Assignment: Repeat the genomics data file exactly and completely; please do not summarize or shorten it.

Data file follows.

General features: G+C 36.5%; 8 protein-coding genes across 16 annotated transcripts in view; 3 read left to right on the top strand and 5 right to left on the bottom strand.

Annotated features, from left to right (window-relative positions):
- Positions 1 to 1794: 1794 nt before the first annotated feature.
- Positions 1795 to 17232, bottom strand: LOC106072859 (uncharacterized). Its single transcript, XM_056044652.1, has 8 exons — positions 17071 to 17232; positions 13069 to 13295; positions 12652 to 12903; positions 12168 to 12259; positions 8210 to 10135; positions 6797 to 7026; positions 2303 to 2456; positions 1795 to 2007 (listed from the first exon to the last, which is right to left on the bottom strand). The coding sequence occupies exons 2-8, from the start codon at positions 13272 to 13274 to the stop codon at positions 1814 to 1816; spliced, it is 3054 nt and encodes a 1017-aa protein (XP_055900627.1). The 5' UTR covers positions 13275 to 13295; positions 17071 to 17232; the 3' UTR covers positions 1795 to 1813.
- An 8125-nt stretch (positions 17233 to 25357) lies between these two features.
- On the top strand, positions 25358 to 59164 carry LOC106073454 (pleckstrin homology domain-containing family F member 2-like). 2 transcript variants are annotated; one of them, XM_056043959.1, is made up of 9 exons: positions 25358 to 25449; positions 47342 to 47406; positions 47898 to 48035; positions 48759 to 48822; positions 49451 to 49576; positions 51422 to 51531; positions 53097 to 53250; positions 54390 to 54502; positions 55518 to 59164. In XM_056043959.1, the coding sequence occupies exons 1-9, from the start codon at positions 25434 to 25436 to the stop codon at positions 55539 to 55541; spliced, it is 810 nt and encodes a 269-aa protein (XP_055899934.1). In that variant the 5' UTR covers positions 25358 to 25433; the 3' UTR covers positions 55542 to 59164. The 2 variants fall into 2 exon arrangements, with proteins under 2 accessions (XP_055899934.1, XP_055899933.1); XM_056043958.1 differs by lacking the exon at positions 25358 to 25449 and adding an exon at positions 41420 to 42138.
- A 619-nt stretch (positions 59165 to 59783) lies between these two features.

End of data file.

General features: G+C 36.5%; 8 protein-coding genes across 16 annotated transcripts in view; 3 read left to right on the top strand and 5 right to left on the bottom strand.

Annotated features, from left to right (window-relative positions):
- Positions 1 to 1794: 1794 nt before the first annotated feature.
- Positions 1795 to 17232, bottom strand: LOC106072859 (uncharacterized). Its single transcript, XM_056044652.1, has 8 exons — positions 17071 to 17232; positions 13069 to 13295; positions 12652 to 12903; positions 12168 to 12259; positions 8210 to 10135; positions 6797 to 7026; positions 2303 to 2456; positions 1795 to 2007 (listed from the first exon to the last, which is right to left on the bottom strand). The coding sequence occupies exons 2-8, from the start codon at positions 13272 to 13274 to the stop codon at positions 1814 to 1816; spliced, it is 3054 nt and encodes a 1017-aa protein (XP_055900627.1). The 5' UTR covers positions 13275 to 13295; positions 17071 to 17232; the 3' UTR covers positions 1795 to 1813.
- An 8125-nt stretch (positions 17233 to 25357) lies between these two features.
- On the top strand, positions 25358 to 59164 carry LOC106073454 (pleckstrin homology domain-containing family F member 2-like). 2 transcript variants are annotated; one of them, XM_056043959.1, is made up of 9 exons: positions 25358 to 25449; positions 47342 to 47406; positions 47898 to 48035; positions 48759 to 48822; positions 49451 to 49576; positions 51422 to 51531; positions 53097 to 53250; positions 54390 to 54502; positions 55518 to 59164. In XM_056043959.1, the coding sequence occupies exons 1-9, from the start codon at positions 25434 to 25436 to the stop codon at positions 55539 to 55541; spliced, it is 810 nt and encodes a 269-aa protein (XP_055899934.1). In that variant the 5' UTR covers positions 25358 to 25433; the 3' UTR covers positions 55542 to 59164. The 2 variants fall into 2 exon arrangements, with proteins under 2 accessions (XP_055899934.1, XP_055899933.1); XM_056043958.1 differs by lacking the exon at positions 25358 to 25449 and adding an exon at positions 41420 to 42138.
- A 619-nt stretch (positions 59165 to 59783) lies between these two features.